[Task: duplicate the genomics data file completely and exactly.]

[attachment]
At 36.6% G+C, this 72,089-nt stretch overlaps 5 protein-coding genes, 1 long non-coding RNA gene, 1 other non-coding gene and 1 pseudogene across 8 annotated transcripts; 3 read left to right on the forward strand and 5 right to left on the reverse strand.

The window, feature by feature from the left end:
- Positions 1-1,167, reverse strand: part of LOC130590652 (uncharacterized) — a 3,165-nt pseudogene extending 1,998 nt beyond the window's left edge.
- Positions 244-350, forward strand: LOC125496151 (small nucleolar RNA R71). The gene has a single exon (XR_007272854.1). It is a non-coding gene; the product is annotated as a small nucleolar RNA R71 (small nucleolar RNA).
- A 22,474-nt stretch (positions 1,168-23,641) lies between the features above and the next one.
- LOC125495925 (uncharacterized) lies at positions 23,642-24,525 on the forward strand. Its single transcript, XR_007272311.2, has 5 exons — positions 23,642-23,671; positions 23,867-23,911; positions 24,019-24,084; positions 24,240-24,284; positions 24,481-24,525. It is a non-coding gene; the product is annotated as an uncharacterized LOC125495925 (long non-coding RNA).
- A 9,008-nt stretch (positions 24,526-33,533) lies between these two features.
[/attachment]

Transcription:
At 36.6% G+C, this 72,089-nt stretch overlaps 5 protein-coding genes, 1 long non-coding RNA gene, 1 other non-coding gene and 1 pseudogene across 8 annotated transcripts; 3 read left to right on the forward strand and 5 right to left on the reverse strand.

The window, feature by feature from the left end:
- Positions 1-1,167, reverse strand: part of LOC130590652 (uncharacterized) — a 3,165-nt pseudogene extending 1,998 nt beyond the window's left edge.
- Positions 244-350, forward strand: LOC125496151 (small nucleolar RNA R71). The gene has a single exon (XR_007272854.1). It is a non-coding gene; the product is annotated as a small nucleolar RNA R71 (small nucleolar RNA).
- A 22,474-nt stretch (positions 1,168-23,641) lies between the features above and the next one.
- LOC125495925 (uncharacterized) lies at positions 23,642-24,525 on the forward strand. Its single transcript, XR_007272311.2, has 5 exons — positions 23,642-23,671; positions 23,867-23,911; positions 24,019-24,084; positions 24,240-24,284; positions 24,481-24,525. It is a non-coding gene; the product is annotated as an uncharacterized LOC125495925 (long non-coding RNA).
- A 9,008-nt stretch (positions 24,526-33,533) lies between these two features.